15. Memorandum for the Record by Director of Central Intelligence McCone1


  • Discussion at the NSC meeting. Attended by the President, all members and the four members of the President’s personal staff.
I opened the meeting by explaining briefly the background of the development of the Oxcart, the features which were applicable to military aircraft, contribution the plane would make to supersonic transport and the reasons why it was necessary to surface the development at this time. I explained there was a growing danger that it would surface itself through a leak, accident or forced landing and this would be more awkward [Page 46] than if we announced it in advance. I avoided any reference to the reconnaissance mission, however, Secretary McNamara added very considerable amount of information bearing on the reconnaissance development which brought out some discussion [less than 1 line of source text not declassified] the amount of flying, the number of planes, etc. McNamara made a point of the fact that a total of over 40 planes, together with the entire development cost of the plane and engine, had been accomplished in a remarkably short time, 4 or 5 years, and at a cost of about $1 and 1/2 billion. He compared this to the B–70 on which there has been about $2 billion spent and the plane is still not out of the hangar. Both during the meeting and afterwards he spoke with great enthusiasm on the performance of the Agency, Lockheed and other contractors in the development and he expressed a wish that the Department of Defense could perform in the same way. He attributed the performance to people who were doing the job and actually knowing what was going on in detail in the areas of their responsibility.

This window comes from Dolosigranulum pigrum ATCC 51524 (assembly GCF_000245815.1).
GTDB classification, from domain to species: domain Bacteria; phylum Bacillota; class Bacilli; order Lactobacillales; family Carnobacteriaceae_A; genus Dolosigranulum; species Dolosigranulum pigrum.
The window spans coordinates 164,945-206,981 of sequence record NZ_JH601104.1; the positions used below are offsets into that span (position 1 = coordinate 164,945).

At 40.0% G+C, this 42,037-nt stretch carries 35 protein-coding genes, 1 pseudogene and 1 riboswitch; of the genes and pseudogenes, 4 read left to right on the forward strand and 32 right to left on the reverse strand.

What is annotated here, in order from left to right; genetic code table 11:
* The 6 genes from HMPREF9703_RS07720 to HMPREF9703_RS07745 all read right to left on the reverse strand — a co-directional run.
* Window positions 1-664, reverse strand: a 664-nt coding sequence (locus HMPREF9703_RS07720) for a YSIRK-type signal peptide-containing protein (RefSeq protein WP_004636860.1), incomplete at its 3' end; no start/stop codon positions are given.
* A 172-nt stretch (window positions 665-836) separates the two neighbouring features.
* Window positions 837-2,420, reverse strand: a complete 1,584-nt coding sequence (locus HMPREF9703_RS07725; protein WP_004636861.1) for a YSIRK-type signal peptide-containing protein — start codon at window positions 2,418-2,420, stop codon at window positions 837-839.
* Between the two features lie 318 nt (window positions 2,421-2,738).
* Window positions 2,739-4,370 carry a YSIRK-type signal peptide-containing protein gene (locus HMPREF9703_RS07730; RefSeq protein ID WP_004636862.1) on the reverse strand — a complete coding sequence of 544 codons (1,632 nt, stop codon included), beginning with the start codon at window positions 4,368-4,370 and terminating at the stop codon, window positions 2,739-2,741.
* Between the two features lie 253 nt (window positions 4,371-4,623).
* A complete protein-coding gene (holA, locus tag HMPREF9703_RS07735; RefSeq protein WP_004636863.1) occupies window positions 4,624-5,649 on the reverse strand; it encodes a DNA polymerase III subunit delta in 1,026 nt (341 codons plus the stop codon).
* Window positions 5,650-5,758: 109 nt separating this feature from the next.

The President and Speaker McCormack were most praiseworthy of the secrecy, the President asking what the formula was as he would like to invoke it in departments and also in the White House itself. There was no dissension to the surfacing, although it was known that General LeMay had dissented at the Joint Chiefs on Friday afternoon. General Taylor did not reflect the dissension at this morning’s meeting.
No other business was transacted at the meeting.2
  1. Source: Central Intelligence Agency, DCI (McCone) Files, DCI Meetings with the President, 01 January–30 April 1964, Box 6. Secret. Drafted on March 2. The time of the meeting is taken from the President’s Daily Diary. (Johnson Library)
  2. The Record of Actions noted that this NSC meeting “considered a draft Presidential statement containing certain information about the advanced experimental jet aircraft, the A–11,” which the President decided to made public. (Johnson Library, National Security File, NSC Meetings, Vol. 1, Tab 3, Box 1) The President made the statement at his press conference on Saturday, February 29, beginning at 11 a.m. For text, see Public Papers of the Presidents of the United States: Lyndon B. Johnson, 1963–64, Book I, pp. 322–323. See also footnotes 2 and 3, Document 14.